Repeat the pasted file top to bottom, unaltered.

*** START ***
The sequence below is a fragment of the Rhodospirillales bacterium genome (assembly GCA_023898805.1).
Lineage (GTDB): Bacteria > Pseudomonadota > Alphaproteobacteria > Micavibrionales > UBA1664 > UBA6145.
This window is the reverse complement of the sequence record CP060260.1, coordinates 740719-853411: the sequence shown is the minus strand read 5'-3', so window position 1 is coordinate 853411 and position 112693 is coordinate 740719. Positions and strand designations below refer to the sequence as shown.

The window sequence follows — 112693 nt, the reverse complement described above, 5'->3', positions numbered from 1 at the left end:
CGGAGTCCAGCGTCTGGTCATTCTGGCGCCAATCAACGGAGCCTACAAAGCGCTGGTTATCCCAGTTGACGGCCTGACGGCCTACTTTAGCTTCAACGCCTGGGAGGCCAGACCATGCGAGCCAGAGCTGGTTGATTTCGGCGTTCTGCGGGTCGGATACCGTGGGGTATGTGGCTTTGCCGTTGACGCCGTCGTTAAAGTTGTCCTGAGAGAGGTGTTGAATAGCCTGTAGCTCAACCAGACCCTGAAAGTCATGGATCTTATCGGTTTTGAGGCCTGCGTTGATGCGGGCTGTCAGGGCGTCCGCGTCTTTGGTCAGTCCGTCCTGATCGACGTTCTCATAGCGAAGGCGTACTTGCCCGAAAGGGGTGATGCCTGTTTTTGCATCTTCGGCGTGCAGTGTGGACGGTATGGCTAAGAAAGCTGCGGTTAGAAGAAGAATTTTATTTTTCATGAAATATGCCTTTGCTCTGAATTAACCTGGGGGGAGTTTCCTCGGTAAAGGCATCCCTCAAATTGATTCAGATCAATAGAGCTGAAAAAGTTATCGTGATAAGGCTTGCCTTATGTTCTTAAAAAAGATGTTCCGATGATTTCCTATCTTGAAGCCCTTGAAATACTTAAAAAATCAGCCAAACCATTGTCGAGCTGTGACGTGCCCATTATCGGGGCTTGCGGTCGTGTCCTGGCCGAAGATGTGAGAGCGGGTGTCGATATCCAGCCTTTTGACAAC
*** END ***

The sequence below is a fragment of the Rhodospirillales bacterium genome (assembly GCA_023898805.1).
Lineage (GTDB): Bacteria > Pseudomonadota > Alphaproteobacteria > Micavibrionales > UBA1664 > UBA6145.
This window is the reverse complement of the sequence record CP060260.1, coordinates 740719-853411: the sequence shown is the minus strand read 5'-3', so window position 1 is coordinate 853411 and position 112693 is coordinate 740719. Positions and strand designations below refer to the sequence as shown.

The window sequence follows — 112693 nt, the reverse complement described above, 5'->3', positions numbered from 1 at the left end:
CGGAGTCCAGCGTCTGGTCATTCTGGCGCCAATCAACGGAGCCTACAAAGCGCTGGTTATCCCAGTTGACGGCCTGACGGCCTACTTTAGCTTCAACGCCTGGGAGGCCAGACCATGCGAGCCAGAGCTGGTTGATTTCGGCGTTCTGCGGGTCGGATACCGTGGGGTATGTGGCTTTGCCGTTGACGCCGTCGTTAAAGTTGTCCTGAGAGAGGTGTTGAATAGCCTGTAGCTCAACCAGACCCTGAAAGTCATGGATCTTATCGGTTTTGAGGCCTGCGTTGATGCGGGCTGTCAGGGCGTCCGCGTCTTTGGTCAGTCCGTCCTGATCGACGTTCTCATAGCGAAGGCGTACTTGCCCGAAAGGGGTGATGCCTGTTTTTGCATCTTCGGCGTGCAGTGTGGACGGTATGGCTAAGAAAGCTGCGGTTAGAAGAAGAATTTTATTTTTCATGAAATATGCCTTTGCTCTGAATTAACCTGGGGGGAGTTTCCTCGGTAAAGGCATCCCTCAAATTGATTCAGATCAATAGAGCTGAAAAAGTTATCGTGATAAGGCTTGCCTTATGTTCTTAAAAAAGATGTTCCGATGATTTCCTATCTTGAAGCCCTTGAAATACTTAAAAAATCAGCCAAACCATTGTCGAGCTGTGACGTGCCCATTATCGGGGCTTGCGGTCGTGTCCTGGCCGAAGATGTGAGAGCGGGTGTCGATATCCAGCCTTTTGACAAC